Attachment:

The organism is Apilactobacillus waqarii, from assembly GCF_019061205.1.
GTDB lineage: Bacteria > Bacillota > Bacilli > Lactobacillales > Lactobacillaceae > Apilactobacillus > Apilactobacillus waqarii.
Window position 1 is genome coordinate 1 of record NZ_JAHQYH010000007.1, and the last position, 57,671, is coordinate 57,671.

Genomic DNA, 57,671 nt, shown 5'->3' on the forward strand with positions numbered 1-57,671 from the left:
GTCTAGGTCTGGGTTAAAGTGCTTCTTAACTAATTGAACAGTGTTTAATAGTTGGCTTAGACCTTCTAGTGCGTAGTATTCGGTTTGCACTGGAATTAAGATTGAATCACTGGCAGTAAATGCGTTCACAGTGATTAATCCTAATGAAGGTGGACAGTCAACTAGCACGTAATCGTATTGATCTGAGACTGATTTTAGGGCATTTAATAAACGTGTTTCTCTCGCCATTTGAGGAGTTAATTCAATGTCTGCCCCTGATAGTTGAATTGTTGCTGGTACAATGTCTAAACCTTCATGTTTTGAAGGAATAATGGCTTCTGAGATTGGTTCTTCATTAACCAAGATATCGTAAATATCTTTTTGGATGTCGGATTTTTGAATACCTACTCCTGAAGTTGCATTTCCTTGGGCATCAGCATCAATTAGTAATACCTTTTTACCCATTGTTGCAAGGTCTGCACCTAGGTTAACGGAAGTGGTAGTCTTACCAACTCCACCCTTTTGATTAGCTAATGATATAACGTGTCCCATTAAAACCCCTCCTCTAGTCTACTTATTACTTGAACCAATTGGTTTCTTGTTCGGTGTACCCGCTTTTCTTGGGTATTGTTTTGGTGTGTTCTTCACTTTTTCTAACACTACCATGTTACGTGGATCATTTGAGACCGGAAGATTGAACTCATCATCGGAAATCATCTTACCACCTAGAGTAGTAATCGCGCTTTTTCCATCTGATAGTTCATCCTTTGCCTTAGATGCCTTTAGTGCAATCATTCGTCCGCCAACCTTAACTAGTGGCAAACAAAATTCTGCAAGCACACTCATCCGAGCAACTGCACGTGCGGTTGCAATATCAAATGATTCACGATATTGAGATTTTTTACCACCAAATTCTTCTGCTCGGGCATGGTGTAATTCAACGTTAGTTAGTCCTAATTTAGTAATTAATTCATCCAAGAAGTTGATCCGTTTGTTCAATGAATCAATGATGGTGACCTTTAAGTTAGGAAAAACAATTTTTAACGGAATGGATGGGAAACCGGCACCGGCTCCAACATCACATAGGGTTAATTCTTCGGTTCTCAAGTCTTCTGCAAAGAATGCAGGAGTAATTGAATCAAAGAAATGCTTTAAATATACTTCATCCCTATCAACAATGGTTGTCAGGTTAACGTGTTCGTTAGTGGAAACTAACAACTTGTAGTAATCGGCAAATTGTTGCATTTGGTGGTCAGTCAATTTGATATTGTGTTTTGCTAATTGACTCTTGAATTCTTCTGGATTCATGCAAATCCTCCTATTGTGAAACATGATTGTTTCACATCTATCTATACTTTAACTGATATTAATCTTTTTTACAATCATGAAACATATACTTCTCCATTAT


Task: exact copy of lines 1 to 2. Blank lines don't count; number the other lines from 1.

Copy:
The organism is Apilactobacillus waqarii, from assembly GCF_019061205.1.
GTDB lineage: Bacteria > Bacillota > Bacilli > Lactobacillales > Lactobacillaceae > Apilactobacillus > Apilactobacillus waqarii.